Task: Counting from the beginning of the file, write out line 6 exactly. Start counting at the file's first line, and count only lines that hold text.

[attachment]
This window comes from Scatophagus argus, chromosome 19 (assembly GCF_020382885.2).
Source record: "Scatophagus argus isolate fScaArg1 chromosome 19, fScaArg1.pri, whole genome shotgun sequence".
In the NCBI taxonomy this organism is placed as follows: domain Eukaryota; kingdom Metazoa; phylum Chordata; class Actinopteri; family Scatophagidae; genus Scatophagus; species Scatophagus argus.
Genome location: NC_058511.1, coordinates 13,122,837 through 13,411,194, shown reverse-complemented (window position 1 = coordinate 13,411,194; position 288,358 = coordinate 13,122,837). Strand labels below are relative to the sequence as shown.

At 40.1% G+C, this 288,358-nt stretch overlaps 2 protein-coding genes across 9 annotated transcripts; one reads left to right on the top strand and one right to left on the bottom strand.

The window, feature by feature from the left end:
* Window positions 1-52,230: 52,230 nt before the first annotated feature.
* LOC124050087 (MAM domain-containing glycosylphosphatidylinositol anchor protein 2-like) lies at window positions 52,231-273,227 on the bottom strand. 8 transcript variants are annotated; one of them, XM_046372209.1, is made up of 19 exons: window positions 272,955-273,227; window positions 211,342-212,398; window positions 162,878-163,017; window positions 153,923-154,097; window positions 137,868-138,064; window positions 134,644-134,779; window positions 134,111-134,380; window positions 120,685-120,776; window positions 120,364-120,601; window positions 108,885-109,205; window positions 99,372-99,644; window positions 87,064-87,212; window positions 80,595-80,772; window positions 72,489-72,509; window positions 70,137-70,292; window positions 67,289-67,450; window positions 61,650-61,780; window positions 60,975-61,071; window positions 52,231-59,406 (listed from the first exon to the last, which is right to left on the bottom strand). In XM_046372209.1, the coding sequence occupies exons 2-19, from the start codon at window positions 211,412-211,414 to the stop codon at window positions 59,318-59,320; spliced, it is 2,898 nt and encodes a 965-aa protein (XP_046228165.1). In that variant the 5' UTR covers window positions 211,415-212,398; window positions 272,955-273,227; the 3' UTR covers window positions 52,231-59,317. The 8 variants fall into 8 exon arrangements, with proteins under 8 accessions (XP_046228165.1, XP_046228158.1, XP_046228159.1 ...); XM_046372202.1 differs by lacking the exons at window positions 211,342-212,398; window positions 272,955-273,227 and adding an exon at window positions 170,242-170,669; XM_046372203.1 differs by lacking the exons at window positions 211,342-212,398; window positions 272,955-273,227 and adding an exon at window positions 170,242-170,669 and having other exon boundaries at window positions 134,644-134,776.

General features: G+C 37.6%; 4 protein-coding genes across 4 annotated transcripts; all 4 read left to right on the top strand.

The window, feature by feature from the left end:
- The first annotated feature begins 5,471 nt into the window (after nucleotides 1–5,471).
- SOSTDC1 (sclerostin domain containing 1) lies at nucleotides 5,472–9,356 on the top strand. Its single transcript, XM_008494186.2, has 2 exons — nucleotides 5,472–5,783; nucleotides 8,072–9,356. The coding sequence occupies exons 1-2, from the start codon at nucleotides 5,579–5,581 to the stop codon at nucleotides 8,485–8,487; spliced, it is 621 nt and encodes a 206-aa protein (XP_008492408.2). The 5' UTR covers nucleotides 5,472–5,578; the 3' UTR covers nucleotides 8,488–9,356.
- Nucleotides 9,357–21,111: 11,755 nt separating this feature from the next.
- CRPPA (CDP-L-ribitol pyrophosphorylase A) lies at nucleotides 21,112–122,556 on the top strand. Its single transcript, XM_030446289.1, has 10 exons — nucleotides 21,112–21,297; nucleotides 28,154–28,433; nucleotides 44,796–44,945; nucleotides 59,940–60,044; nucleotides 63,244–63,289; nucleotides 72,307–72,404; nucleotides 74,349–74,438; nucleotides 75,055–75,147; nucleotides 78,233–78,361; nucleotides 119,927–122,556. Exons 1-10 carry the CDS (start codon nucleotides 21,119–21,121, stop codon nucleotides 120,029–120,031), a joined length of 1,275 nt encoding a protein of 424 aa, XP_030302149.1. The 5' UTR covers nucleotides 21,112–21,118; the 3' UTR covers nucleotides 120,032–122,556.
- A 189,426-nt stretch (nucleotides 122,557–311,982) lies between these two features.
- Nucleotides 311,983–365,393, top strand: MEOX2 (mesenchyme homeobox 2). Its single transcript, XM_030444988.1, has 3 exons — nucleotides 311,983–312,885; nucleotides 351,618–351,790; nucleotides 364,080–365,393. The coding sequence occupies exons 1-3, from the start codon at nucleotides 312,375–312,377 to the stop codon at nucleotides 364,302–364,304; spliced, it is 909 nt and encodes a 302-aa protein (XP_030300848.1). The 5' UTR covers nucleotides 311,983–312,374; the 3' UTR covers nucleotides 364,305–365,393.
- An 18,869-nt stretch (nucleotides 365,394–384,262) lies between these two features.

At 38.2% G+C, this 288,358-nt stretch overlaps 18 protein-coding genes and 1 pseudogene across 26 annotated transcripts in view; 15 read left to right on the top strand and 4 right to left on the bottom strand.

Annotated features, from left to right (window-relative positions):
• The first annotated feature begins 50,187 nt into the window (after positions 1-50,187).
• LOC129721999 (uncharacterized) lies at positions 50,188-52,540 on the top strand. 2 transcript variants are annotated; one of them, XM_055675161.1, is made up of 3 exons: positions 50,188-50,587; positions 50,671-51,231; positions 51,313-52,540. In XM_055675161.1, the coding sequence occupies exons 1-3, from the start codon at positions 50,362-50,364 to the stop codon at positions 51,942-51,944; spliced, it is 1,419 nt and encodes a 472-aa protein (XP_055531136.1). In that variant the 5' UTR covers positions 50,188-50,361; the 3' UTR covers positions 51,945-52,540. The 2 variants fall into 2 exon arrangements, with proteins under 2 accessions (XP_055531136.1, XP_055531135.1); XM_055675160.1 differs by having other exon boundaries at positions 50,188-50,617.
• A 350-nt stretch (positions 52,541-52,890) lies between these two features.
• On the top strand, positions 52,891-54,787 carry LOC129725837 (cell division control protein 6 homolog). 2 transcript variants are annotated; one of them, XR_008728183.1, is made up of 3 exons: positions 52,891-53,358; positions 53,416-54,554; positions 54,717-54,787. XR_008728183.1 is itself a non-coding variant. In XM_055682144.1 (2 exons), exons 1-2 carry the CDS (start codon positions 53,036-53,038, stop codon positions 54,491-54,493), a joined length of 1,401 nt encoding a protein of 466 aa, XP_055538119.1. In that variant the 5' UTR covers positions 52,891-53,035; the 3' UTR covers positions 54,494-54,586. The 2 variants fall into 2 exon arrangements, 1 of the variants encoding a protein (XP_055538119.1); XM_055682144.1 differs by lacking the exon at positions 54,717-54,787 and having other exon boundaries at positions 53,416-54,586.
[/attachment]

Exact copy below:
The window, feature by feature from the left end: